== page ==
Now she certainly does have an idea. After the visit from the mysterious Department of Defense official, “I just started to Google,” she says, and she quickly came across another woman, June Cobb, who appears in declassified CIA files as an agent who worked as Fidel Castro’s secretary in Communist revolutionary Cuba in the late 1950s.
June Cobb’s name also appears repeatedly in files relating to the Kennedy murder, not least because she alerted the CIA to the suspicious behaviour of Lee Harvey Oswald in Mexico City weeks before Kennedy’s assassination. Intriguingly, at least one 20-page file on June Cobb is among the 3,000-4,000 documents relating to the assassination that Joe Biden is still refusing to release.
Haverstick discovered what she describes as an astonishing list of similarities between June Cobb and Jerrie Cobb, and became so convinced that they were either the same person or that they had been swapping identities that she had to confront Jerrie with what she had found.
“Her answers were bizarre, off the rails,” she says. “She seemed first of all thrilled that I had found June Cobb. I expected her to walk out in a huff that I was looking into this or I had come up with a wild theory.
“But she was happy; she technically denied being June, then proceeded to tell me lots of things about June that no one would know unless they worked closely with June or were June.
“She said that June had impersonated her for a while. I think Jerrie was the one doing the impersonating.” Jerrie also told her in later conversations that she knew Castro, as well as Kennedy.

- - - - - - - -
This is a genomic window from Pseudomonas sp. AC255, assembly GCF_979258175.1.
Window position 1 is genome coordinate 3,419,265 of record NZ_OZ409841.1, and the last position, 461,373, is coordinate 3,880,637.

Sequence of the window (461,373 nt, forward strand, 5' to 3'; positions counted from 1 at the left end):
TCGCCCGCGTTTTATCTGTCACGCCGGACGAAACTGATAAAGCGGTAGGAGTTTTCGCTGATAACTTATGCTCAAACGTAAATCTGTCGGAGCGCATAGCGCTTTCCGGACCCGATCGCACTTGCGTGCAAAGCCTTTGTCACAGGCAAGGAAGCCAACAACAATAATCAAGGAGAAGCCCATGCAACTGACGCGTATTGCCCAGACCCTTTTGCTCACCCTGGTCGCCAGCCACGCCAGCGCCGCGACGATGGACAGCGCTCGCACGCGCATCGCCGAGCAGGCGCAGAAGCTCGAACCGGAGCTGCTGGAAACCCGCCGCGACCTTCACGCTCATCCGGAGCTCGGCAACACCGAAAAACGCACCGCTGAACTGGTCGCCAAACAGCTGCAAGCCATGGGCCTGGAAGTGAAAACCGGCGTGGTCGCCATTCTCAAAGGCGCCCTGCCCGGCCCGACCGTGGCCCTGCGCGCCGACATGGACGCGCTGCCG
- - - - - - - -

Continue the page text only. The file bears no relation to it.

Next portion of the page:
Given June’s presence in the Kennedy archives, Haverstick decided to look for any evidence of Jerrie in the documents, and discovered a reference to a small twin-engined plane, of the kind that Jerrie flew at the time, that witnesses reported standing for hours with its engines running at Redbird private airport in Dallas that day.
“I took a giant guess,” says Haverstick, 63, “and I said to her that I thought June Cobb flew to Redbird. Jerrie broke into almost tears, was extremely emotional and then she told me it had been her.”
Jerrie’s explanation for what she was doing there stretched credibility to the limit: she said she had been hired by Life magazine to fly a reporting team to Dallas to cover the presidential visit, but that when they heard he had been assassinated they abandoned the assignment and left.
The suggestion that a team of reporters and photographers would sit in an aeroplane waiting to leave, instead of running to cover the biggest story of the decade, made Haverstick “100 per cent certain” that Jerrie was lying.
She decided to look at photographs to see if she could spot Jerrie in Dallas, and came across the “anomaly” of the Babushka Lady.
“I was worried enough that the Babushka Lady could be Jerrie that I confronted Jerrie,” she says. “It took me a while to be able to work up to the conversation with Jerrie and her answers to that conversation were not particularly reassuring to me.”
One theory around the Babushka Lady is that she was holding a gun concealed in her camera, and took a shot at Kennedy. Haverstick is convinced there was a second shooter and says the Babushka Lady was ideally placed to be that person, just 33ft away from him with the legendary grassy knoll as the perfect ballistic backstop if she missed.
She says that while she cannot be certain who the Babushka Lady is: “I am certain that the Babushka [Lady] is an under-researched character, that she was completely overlooked. If that happened today there would be a manhunt for her and you would expect to see the footage.”
One woman did come forward years later to say she was the Babushka Lady, and that two men claiming to work for the government took her camera away, but her claim was largely dismissed because the camera she said she was using was not invented at the time.